It was 3 a.m. The baby was crying (thank you, new lower right tooth) and my husband was holding her while I calculated the proper ibuprofen dose on my iPhone. As an ER doc, I’ve ordered ibuprofen for thousands of infants at work — but that was when I wasn’t half asleep, an infant wasn’t pulling my hair and I didn’t have to do arithmetic in my head. Suddenly, I understood how every year in the U.S. approximately 70,000 children are unintentionally given overdoses of over-the-counter pain relievers like ibuprofen and 30,000 children get overdoses of acetaminophen. Another is aspirin, which should never be given to a child unless specifically instructed by your doctor. 
 
How accidental overdose happens
For one, dosing meds for children can be tricky because the dose is based on their weight. That means that if the bottle doesn’t spell out the exact dose (and many don’t), it involves some calculating, leaving lots of room for error. (Quick: babies 24 to 35 pounds need 160 milligrams, but your baby weighs 18 pounds and that’s not in the directions, so you need to give how much? Oh, and your dropper is in milliliters.}
 
Secondly, some medications — like ibuprofen — have different concentrations for their infant and children’s formulation. That’s why it’s important not to mix them up and give an infant a pain reliever meant for older children.
 
What are signs of overdose?
It depends on the medication and how much the child received. Lower overdoses cause mild to moderate nausea, vomiting, abdominal pain and headache. Higher overdoses can be life threatening, so be sure to call your doctor if your infant or child shows signs of any of these symptoms.
 
One note: I don’t want anyone to interpret this as a cautionary tale to avoid either ibuprofen or acetaminophen altogether. They are both effective medications with great safety profiles and have been used for decades. As both a physician and a mom, I trust and recommend them for the treatment of fever, aches and pain. It’s just that we must always remember that, like any medication, they can be dangerous at doses higher than recommended. Please be careful and make sure you’re giving the right dose at the right time intervals.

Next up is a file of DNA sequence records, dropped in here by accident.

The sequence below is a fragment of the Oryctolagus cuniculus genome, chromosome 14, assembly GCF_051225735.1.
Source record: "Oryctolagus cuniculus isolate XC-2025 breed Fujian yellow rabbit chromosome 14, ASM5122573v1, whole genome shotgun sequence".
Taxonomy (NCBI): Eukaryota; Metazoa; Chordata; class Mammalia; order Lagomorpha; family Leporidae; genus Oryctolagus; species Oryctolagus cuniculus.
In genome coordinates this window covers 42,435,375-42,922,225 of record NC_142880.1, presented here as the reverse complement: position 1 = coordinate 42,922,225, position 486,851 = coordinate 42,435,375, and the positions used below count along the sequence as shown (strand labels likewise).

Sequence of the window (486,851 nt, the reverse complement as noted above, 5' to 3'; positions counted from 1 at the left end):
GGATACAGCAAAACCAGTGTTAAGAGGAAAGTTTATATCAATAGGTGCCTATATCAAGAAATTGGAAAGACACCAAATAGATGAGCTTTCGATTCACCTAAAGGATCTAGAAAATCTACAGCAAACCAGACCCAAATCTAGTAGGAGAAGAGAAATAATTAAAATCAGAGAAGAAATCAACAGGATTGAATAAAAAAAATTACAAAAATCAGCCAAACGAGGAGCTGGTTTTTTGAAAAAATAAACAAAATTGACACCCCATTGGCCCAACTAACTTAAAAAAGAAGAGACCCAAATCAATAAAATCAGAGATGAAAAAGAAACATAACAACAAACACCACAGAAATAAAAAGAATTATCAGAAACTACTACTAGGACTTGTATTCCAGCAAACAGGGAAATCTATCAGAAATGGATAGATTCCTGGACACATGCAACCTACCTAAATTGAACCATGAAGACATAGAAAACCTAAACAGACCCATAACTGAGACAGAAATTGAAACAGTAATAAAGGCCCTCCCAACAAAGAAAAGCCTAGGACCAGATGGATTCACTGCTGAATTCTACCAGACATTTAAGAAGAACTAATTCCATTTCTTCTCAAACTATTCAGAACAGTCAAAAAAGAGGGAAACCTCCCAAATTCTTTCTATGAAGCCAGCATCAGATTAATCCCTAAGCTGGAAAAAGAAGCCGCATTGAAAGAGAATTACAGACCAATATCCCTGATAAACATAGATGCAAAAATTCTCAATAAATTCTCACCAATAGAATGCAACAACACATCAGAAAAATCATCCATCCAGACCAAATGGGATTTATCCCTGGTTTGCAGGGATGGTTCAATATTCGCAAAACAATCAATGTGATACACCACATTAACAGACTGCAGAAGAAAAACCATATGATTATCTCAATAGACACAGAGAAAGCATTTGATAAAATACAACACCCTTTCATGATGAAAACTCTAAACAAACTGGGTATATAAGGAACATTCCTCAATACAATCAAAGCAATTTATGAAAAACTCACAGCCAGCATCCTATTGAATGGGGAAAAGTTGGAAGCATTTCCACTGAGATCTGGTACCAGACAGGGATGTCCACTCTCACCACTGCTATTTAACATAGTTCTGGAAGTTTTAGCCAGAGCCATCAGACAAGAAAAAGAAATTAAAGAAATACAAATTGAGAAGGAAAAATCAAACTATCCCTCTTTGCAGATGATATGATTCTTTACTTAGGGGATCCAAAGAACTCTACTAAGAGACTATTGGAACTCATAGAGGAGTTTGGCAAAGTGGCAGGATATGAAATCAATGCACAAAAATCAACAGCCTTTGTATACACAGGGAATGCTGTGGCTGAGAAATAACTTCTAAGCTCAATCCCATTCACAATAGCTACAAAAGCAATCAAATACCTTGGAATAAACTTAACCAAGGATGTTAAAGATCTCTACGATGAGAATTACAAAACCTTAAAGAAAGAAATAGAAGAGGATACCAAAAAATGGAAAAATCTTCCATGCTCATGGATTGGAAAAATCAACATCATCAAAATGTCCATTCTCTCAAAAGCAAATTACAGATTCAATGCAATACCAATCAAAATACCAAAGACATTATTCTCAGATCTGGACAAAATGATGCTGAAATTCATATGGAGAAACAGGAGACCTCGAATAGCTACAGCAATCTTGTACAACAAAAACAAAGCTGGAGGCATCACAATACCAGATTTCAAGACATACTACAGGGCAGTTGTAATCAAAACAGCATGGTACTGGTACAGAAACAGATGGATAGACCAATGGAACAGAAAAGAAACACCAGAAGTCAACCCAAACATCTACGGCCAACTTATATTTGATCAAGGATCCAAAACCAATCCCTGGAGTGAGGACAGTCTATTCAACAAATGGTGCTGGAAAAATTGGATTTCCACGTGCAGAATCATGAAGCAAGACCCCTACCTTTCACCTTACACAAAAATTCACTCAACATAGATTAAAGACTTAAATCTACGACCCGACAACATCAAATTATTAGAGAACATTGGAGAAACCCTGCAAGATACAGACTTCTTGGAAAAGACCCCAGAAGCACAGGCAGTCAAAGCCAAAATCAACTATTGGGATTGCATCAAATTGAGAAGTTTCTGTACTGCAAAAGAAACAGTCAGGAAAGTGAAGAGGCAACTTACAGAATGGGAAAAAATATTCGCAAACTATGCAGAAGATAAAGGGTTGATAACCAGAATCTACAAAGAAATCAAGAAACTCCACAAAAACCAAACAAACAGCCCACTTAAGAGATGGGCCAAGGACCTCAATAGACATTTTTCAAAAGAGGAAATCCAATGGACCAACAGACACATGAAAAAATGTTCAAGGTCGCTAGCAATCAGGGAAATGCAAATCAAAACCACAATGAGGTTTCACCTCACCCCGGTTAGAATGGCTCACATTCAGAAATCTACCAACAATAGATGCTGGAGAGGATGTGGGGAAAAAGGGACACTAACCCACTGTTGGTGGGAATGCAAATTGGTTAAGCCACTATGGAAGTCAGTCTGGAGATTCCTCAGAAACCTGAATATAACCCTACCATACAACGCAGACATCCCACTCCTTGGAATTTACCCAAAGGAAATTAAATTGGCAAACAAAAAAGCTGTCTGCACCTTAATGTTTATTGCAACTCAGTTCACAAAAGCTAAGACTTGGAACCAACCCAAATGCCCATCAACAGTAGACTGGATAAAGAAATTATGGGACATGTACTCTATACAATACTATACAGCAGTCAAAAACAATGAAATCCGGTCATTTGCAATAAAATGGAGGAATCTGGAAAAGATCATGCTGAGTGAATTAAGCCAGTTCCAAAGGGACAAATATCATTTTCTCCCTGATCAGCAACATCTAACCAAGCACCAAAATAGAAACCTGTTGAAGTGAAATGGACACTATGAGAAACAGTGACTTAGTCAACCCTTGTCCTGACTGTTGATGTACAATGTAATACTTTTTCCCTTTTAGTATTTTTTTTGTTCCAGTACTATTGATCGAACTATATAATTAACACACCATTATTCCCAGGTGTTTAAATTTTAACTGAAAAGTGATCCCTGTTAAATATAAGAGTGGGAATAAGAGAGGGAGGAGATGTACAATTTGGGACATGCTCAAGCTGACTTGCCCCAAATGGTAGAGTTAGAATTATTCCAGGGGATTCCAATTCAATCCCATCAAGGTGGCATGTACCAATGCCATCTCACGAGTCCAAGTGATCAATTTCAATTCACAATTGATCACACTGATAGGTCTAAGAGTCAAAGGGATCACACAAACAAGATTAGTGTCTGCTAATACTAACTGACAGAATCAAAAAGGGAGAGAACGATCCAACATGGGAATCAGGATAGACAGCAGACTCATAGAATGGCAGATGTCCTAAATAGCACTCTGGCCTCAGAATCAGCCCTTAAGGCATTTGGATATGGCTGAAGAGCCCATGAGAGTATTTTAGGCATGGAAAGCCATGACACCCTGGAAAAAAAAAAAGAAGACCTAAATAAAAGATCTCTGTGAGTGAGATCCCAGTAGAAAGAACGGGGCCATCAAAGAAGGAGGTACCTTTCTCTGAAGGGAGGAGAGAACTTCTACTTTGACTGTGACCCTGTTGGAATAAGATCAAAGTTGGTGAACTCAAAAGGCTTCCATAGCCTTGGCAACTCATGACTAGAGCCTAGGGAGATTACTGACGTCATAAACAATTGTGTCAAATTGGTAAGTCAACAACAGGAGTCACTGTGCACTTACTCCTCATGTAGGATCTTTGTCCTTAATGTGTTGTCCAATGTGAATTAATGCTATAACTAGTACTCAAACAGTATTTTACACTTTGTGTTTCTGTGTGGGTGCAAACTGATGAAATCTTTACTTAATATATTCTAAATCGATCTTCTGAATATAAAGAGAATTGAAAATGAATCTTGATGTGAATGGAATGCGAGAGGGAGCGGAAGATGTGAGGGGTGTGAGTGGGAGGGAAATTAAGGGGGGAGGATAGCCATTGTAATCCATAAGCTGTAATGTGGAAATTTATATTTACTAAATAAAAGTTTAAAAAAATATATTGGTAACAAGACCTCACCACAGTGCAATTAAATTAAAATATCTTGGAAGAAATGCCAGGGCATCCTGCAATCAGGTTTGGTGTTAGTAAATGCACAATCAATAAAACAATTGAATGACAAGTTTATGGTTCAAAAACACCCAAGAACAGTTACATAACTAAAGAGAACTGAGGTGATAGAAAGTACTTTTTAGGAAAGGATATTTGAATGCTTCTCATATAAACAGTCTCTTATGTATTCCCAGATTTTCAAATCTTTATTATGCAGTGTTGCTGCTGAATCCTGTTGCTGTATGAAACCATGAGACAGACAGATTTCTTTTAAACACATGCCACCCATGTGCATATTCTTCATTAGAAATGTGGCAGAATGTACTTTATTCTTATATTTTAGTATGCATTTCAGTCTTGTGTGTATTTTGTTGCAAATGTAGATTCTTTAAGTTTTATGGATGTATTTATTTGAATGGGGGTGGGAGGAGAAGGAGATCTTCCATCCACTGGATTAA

Tips to avoid overdose
  • Be prepared. Many pediatricians have handouts on the proper dosages of ibuprofen and acetaminophen, based on your child’s weight. I advise my patients to post the guidelines in a place they’ll easily find – the fridge, inside the medicine cabinet -- when it’s 2 a.m. and you’re not wearing your contacts.
  • Pay attention when you buy. Be sure to choose the correct formulation for your child’s age. I find that labels can be misleading (for instance, one form is labeled “Infant Ibuprofen, for Children” and then only provides dosage instructions for ages 2 and up). Read the instructions to be sure that your child’s age and weight are listed. Still not sure you’re buying the right medication? Ask the pharmacist.
  • Follow the dosing instructions exactly. Don’t assume that different bottles can be measured in the same way. Even medications that are the same brand may have different concentrations.
  • Whenever you give your child medication, note the time. One of the top reasons for calls to the Poison Control Hotline is that parents inadvertently gave a second dose too soon. I’m always surprised how easily I can forget when I gave that last dose of Tylenol when my child is teething. Whether you call your doctor or the hotline, they’ll want to know the last time you gave your child the medication.
  • Have extra oral medication syringes or droppers on hand. Never use a regular household teaspoon, as those can vary drastically in size. You can buy plastic syringes and droppers at the drugstore. Be sure they are the same type that came with the medication.
  • Keep the number for the Poison Control Center handy (1-800-222-1222). If you think you gave your child too much, or just have a nagging concern, call. They’re available 24/7 and always happy to help.
  • Lock it up. It always bears repeating –- lock up all medications. Children love bottles, they love capsules and they love liquids. Shoot, the more dangerous it is, the more they seem to love it. Lock it up, out of sight, out of reach. Make sure that all family members (including grandma, when she comes to visit) do the same. Trust me, this one step alone will keep you out of the ER.